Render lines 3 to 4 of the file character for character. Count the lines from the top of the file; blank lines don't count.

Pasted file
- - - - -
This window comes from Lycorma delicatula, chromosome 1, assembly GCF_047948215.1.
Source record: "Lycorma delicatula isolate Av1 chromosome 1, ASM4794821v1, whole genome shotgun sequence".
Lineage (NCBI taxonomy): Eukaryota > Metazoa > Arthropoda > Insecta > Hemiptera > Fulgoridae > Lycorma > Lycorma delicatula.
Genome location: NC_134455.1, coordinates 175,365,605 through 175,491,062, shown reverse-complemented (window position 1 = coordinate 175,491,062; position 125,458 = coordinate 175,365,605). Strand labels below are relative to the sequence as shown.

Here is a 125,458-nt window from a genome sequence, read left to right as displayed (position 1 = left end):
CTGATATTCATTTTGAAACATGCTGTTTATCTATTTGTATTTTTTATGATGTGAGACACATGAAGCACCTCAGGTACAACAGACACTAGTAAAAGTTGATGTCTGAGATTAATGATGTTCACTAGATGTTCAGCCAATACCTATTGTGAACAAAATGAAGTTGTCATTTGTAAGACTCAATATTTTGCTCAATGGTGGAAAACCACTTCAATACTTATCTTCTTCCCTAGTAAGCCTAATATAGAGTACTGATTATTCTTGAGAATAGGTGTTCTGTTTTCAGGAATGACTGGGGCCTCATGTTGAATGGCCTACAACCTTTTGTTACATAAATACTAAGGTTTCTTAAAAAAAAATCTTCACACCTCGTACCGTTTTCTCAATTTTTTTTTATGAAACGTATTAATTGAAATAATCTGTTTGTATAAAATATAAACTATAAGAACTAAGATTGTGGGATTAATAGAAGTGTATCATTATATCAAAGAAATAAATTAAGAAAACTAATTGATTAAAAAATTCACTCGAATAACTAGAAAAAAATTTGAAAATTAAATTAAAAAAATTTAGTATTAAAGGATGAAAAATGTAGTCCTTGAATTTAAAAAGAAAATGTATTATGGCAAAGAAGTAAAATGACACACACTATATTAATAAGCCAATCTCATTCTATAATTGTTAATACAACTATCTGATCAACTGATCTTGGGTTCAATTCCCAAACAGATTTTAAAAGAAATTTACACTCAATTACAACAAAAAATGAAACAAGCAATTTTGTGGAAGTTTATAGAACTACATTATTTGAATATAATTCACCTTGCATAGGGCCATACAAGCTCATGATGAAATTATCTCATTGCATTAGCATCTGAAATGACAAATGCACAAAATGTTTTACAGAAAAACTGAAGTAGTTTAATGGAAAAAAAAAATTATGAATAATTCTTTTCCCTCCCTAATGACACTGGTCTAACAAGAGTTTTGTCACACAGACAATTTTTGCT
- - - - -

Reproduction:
Lineage (NCBI taxonomy): Eukaryota > Metazoa > Arthropoda > Insecta > Hemiptera > Fulgoridae > Lycorma > Lycorma delicatula.
Genome location: NC_134455.1, coordinates 175,365,605 through 175,491,062, shown reverse-complemented (window position 1 = coordinate 175,491,062; position 125,458 = coordinate 175,365,605). Strand labels below are relative to the sequence as shown.